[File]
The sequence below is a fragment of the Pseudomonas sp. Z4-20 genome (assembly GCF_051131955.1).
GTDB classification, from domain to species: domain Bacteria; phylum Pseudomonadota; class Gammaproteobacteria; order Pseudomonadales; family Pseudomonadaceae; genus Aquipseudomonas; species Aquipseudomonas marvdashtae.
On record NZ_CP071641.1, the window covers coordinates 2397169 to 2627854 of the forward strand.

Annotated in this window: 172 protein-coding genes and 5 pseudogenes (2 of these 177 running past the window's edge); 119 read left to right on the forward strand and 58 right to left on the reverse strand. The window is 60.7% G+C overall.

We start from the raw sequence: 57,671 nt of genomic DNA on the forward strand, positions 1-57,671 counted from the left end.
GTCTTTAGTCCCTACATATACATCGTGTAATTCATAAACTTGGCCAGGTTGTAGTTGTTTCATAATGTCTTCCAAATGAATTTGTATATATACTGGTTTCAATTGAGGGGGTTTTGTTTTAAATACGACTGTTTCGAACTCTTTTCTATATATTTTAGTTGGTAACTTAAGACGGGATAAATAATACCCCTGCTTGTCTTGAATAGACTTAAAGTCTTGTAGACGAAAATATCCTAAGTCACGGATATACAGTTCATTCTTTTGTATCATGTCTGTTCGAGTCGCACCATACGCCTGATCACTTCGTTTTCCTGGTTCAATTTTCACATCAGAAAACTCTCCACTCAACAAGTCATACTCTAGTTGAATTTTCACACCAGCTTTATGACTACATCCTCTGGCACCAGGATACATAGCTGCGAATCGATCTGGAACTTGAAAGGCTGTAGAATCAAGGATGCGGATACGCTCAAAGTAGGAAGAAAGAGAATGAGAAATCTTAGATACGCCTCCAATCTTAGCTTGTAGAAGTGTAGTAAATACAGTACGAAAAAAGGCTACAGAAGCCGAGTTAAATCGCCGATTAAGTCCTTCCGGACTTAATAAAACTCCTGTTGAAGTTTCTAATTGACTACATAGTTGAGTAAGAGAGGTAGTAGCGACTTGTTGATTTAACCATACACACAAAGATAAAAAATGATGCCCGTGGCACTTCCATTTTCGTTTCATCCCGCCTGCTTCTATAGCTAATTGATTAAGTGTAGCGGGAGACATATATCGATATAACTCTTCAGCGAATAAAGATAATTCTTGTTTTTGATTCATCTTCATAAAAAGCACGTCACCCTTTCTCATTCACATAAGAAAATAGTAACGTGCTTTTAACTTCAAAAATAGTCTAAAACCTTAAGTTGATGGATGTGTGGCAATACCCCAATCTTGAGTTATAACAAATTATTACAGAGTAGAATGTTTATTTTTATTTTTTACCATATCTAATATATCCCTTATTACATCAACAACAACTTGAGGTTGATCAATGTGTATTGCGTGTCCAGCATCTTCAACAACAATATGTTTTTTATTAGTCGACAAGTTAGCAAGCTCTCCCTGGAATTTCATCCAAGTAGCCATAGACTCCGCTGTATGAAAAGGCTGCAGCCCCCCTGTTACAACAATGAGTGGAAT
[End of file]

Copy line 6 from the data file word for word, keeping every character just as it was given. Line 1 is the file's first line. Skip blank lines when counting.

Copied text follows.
GTCTTTAGTCCCTACATATACATCGTGTAATTCATAAACTTGGCCAGGTTGTAGTTGTTTCATAATGTCTTCCAAATGAATTTGTATATATACTGGTTTCAATTGAGGGGGTTTTGTTTTAAATACGACTGTTTCGAACTCTTTTCTATATATTTTAGTTGGTAACTTAAGACGGGATAAATAATACCCCTGCTTGTCTTGAATAGACTTAAAGTCTTGTAGACGAAAATATCCTAAGTCACGGATATACAGTTCATTCTTTTGTATCATGTCTGTTCGAGTCGCACCATACGCCTGATCACTTCGTTTTCCTGGTTCAATTTTCACATCAGAAAACTCTCCACTCAACAAGTCATACTCTAGTTGAATTTTCACACCAGCTTTATGACTACATCCTCTGGCACCAGGATACATAGCTGCGAATCGATCTGGAACTTGAAAGGCTGTAGAATCAAGGATGCGGATACGCTCAAAGTAGGAAGAAAGAGAATGAGAAATCTTAGATACGCCTCCAATCTTAGCTTGTAGAAGTGTAGTAAATACAGTACGAAAAAAGGCTACAGAAGCCGAGTTAAATCGCCGATTAAGTCCTTCCGGACTTAATAAAACTCCTGTTGAAGTTTCTAATTGACTACATAGTTGAGTAAGAGAGGTAGTAGCGACTTGTTGATTTAACCATACACACAAAGATAAAAAATGATGCCCGTGGCACTTCCATTTTCGTTTCATCCCGCCTGCTTCTATAGCTAATTGATTAAGTGTAGCGGGAGACATATATCGATATAACTCTTCAGCGAATAAAGATAATTCTTGTTTTTGATTCATCTTCATAAAAAGCACGTCACCCTTTCTCATTCACATAAGAAAATAGTAACGTGCTTTTAACTTCAAAAATAGTCTAAAACCTTAAGTTGATGGATGTGTGGCAATACCCCAATCTTGAGTTATAACAAATTATTACAGAGTAGAATGTTTATTTTTATTTTTTACCATATCTAATATATCCCTTATTACATCAACAACAACTTGAGGTTGATCAATGTGTATTGCGTGTCCAGCATCTTCAACAACAATATGTTTTTTATTAGTCGACAAGTTAGCAAGCTCTCCCTGGAATTTCATCCAAGTAGCCATAGACTCCGCTGTATGAAAAGGCTGCAGCCCCCCTGTTACAACAATGAGTGGAAT